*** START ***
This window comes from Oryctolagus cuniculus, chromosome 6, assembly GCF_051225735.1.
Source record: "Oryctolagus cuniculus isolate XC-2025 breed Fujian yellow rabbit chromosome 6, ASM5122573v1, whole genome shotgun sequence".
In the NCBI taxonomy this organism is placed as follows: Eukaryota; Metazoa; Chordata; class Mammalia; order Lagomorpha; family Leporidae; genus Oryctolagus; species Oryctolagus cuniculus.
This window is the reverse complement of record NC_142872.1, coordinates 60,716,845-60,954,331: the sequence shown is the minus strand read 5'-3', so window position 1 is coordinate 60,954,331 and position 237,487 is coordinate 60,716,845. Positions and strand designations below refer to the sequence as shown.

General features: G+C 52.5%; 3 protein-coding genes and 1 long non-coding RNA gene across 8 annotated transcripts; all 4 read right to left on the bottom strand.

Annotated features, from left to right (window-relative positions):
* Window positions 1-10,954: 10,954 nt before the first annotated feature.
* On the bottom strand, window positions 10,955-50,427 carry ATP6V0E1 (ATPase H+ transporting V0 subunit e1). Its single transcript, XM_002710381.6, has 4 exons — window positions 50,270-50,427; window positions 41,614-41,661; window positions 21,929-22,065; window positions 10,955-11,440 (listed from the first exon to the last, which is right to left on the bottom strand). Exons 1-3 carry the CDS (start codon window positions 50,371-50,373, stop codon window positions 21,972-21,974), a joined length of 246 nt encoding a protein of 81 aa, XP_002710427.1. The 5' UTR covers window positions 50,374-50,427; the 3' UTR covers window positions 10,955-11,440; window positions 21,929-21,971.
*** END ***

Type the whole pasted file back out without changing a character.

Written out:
This window comes from Oryctolagus cuniculus, chromosome 6, assembly GCF_051225735.1.
Source record: "Oryctolagus cuniculus isolate XC-2025 breed Fujian yellow rabbit chromosome 6, ASM5122573v1, whole genome shotgun sequence".
In the NCBI taxonomy this organism is placed as follows: Eukaryota; Metazoa; Chordata; class Mammalia; order Lagomorpha; family Leporidae; genus Oryctolagus; species Oryctolagus cuniculus.
This window is the reverse complement of record NC_142872.1, coordinates 60,716,845-60,954,331: the sequence shown is the minus strand read 5'-3', so window position 1 is coordinate 60,954,331 and position 237,487 is coordinate 60,716,845. Positions and strand designations below refer to the sequence as shown.

General features: G+C 52.5%; 3 protein-coding genes and 1 long non-coding RNA gene across 8 annotated transcripts; all 4 read right to left on the bottom strand.

Annotated features, from left to right (window-relative positions):
* Window positions 1-10,954: 10,954 nt before the first annotated feature.
* On the bottom strand, window positions 10,955-50,427 carry ATP6V0E1 (ATPase H+ transporting V0 subunit e1). Its single transcript, XM_002710381.6, has 4 exons — window positions 50,270-50,427; window positions 41,614-41,661; window positions 21,929-22,065; window positions 10,955-11,440 (listed from the first exon to the last, which is right to left on the bottom strand). Exons 1-3 carry the CDS (start codon window positions 50,371-50,373, stop codon window positions 21,972-21,974), a joined length of 246 nt encoding a protein of 81 aa, XP_002710427.1. The 5' UTR covers window positions 50,374-50,427; the 3' UTR covers window positions 10,955-11,440; window positions 21,929-21,971.